You can layer multiple chains within one Rack and even set up keyzones to control how each chain is triggered. Keeping everything in order are eight freely (and multi-target) assignable front panel knobs.
The final major addition is movie playback support. Any Live users who are involved in post-production will relish the prospect of being able to edit and warp audio to match on-screen video, and this feature makes it much easier to sample sections from movie soundtracks.
It’s still basic, though – video playback is only available in the Arrangement view (though movies are available as audio clips in the Session view) and though you can warp video clips, you can’t export the resulting video.
This being the case, it’s not advisable to use this feature unless you want your video and sound to be out of sync! Still, we’re guessing Live’s video functionality will improve in time – what’s here now offers a tantalising glimpse of what VJs can expect in the future.
So far so good, then, but Live 6 isn’t perfect. We’ve already mentioned the new Tempo Master Clips, but unfortunately, these are no good for DJs who need to be able to play back tracks that contain tempo changes in the Session view. Ableton say that to implement this feature would require a lot of work (they had to prioritise heavily when putting Live 6’s feature set together) but the fact remains that this is a big limitation if you’re a DJ. Another oversight from a DJ’s perspective is that there’s still no facility to view the waveforms of more than one clip at a time in the Session view. This means that there’s no way of spotting imminent breakdowns and drops. Could we not view waveforms in the window that currently shows us ‘time remaining’?
Then there’s the quality of the mixing. It’s a subjective issue, and while some users claim that Live doesn’t handle audio summing as well as other sequencers do, various unofficial tests have shown that non-warped audio is treated identically in all DAWs, as you’d expect. What’s certainly true (to our ears at least) is that Live can have a distinctive sound, and this might well be a result of its warping. Unfortunately, any signal that’s timestretched is always going to sound slightly different to one that isn’t.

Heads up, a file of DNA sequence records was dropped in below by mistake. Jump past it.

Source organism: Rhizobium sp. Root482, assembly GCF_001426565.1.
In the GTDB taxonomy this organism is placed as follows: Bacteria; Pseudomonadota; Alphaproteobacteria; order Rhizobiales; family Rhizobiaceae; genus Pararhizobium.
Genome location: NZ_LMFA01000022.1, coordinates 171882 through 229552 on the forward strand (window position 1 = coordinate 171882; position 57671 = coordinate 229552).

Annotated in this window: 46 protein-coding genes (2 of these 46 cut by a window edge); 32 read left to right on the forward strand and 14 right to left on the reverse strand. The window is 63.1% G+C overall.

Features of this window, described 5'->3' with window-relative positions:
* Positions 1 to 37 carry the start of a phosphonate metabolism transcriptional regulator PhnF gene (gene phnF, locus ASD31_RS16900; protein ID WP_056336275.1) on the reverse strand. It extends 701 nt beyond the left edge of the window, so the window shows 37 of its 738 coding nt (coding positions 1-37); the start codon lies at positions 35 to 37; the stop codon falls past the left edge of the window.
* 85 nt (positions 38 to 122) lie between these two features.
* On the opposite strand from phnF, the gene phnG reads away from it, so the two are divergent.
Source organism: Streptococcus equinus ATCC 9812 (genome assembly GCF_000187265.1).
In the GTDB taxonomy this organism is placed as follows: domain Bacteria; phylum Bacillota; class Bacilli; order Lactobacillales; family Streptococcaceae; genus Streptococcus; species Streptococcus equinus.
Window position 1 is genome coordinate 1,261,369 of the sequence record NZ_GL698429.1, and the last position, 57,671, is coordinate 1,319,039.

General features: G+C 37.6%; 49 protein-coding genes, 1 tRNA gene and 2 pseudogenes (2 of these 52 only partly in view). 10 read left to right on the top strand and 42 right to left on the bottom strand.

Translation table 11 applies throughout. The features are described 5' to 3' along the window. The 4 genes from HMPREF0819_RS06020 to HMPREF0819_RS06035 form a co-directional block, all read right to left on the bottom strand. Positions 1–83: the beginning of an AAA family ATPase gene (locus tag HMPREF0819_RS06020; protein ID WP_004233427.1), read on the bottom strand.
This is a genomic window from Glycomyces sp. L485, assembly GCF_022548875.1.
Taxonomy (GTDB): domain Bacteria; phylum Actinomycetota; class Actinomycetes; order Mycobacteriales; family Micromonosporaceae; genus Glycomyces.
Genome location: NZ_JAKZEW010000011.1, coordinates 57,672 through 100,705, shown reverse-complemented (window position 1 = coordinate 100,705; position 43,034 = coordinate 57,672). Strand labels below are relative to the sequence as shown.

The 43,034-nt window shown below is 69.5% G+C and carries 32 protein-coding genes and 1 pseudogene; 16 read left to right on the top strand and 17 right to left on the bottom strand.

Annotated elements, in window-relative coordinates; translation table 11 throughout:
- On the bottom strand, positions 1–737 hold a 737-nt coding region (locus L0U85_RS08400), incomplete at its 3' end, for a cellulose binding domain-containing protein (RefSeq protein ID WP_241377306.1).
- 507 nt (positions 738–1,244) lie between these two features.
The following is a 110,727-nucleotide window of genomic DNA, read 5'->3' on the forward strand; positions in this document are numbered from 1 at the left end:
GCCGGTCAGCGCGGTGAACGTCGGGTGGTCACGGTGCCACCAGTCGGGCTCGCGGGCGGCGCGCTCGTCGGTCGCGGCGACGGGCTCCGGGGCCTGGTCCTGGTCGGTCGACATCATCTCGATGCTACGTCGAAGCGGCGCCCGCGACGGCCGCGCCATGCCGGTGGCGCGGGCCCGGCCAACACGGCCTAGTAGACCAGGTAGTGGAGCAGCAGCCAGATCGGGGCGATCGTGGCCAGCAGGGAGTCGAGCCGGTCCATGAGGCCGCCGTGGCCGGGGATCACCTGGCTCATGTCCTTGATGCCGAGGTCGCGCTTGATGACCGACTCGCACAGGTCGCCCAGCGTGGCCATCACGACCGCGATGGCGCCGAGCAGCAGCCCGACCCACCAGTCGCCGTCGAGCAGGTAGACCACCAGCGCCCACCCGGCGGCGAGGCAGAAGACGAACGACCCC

Elsewhere, a definite omission is the lack of true sidechaining. Sidechained ducking and gating are two of the most used effects in modern dance music, but you can’t use them in Live.
Finally, there’s the ongoing (and still baffling) lack of a conventional toolbox in the Arrangement view. Even just a pair of virtual scissors would be nice, guys, and we’re not going to stop asking for them!
Six makes sense
In the end, though, we’re pleased to be able to say that Ableton have created another winner. As well as the major new features mentioned, there are countless other refinements: crossfader response curves; vastly improved file management systems; a huge array of MIDI controller presets (and improved learn functions); pre- or post-effects signal routing; assignment of multiple parameters to a single controller or key; tweaked ReWire functionality; rendering of individual tracks instead of just the complete mix; and resizing of multiple clips simultaneously in the Arrangement view.
Sure, you might argue that some of these features should already have been there, but the fact that Live was built from the ground up as an entirely original concept means it could be described as still in its primary development stage. The software’s total lack of legacy features means that every new addition, however small, is potentially very useful to most users if they take the trouble to learn it, and this ensures that Live is one of the most ergonomic, easy to use, stable and downright inspirational bits of software available.
We don’t want to sound too evangelical, but you could make a strong case for saying that Live is a ‘must have’ product for any creative musician, and version 6 lifts it to an entirely new level of maturity. If you aren’t yet using it, you really are all out of excuses, and if you own any previous version, upgrading is an undeniable necessity.